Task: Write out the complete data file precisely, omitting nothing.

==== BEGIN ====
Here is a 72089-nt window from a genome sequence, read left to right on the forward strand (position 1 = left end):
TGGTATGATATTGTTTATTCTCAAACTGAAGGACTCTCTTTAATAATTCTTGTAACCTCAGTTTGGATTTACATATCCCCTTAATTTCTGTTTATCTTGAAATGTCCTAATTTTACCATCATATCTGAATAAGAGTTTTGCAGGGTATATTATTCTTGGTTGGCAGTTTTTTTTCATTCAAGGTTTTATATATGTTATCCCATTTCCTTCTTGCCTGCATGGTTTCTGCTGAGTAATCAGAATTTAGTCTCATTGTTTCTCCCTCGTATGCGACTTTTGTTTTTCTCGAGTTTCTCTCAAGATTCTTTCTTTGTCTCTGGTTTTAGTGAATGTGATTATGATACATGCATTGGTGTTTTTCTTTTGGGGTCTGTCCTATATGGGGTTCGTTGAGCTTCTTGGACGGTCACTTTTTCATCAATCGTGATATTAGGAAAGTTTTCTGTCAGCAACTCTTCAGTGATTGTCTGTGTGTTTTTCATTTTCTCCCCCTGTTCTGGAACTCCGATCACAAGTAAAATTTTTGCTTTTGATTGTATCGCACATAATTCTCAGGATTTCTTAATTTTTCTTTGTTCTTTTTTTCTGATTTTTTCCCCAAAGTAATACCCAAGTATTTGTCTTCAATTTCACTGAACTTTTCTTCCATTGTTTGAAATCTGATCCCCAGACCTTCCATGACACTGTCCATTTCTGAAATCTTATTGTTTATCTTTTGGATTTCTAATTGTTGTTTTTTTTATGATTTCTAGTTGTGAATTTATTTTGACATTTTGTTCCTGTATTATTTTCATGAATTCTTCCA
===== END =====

Here is a 72089-nt window from a genome sequence, read left to right on the forward strand (position 1 = left end):
TGGTATGATATTGTTTATTCTCAAACTGAAGGACTCTCTTTAATAATTCTTGTAACCTCAGTTTGGATTTACATATCCCCTTAATTTCTGTTTATCTTGAAATGTCCTAATTTTACCATCATATCTGAATAAGAGTTTTGCAGGGTATATTATTCTTGGTTGGCAGTTTTTTTTCATTCAAGGTTTTATATATGTTATCCCATTTCCTTCTTGCCTGCATGGTTTCTGCTGAGTAATCAGAATTTAGTCTCATTGTTTCTCCCTCGTATGCGACTTTTGTTTTTCTCGAGTTTCTCTCAAGATTCTTTCTTTGTCTCTGGTTTTAGTGAATGTGATTATGATACATGCATTGGTGTTTTTCTTTTGGGGTCTGTCCTATATGGGGTTCGTTGAGCTTCTTGGACGGTCACTTTTTCATCAATCGTGATATTAGGAAAGTTTTCTGTCAGCAACTCTTCAGTGATTGTCTGTGTGTTTTTCATTTTCTCCCCCTGTTCTGGAACTCCGATCACAAGTAAAATTTTTGCTTTTGATTGTATCGCACATAATTCTCAGGATTTCTTAATTTTTCTTTGTTCTTTTTTTCTGATTTTTTCCCCAAAGTAATACCCAAGTATTTGTCTTCAATTTCACTGAACTTTTCTTCCATTGTTTGAAATCTGATCCCCAGACCTTCCATGACACTGTCCATTTCTGAAATCTTATTGTTTATCTTTTGGATTTCTAATTGTTGTTTTTTTTATGATTTCTAGTTGTGAATTTATTTTGACATTTTGTTCCTGTATTATTTTCATGAATTCTTCCA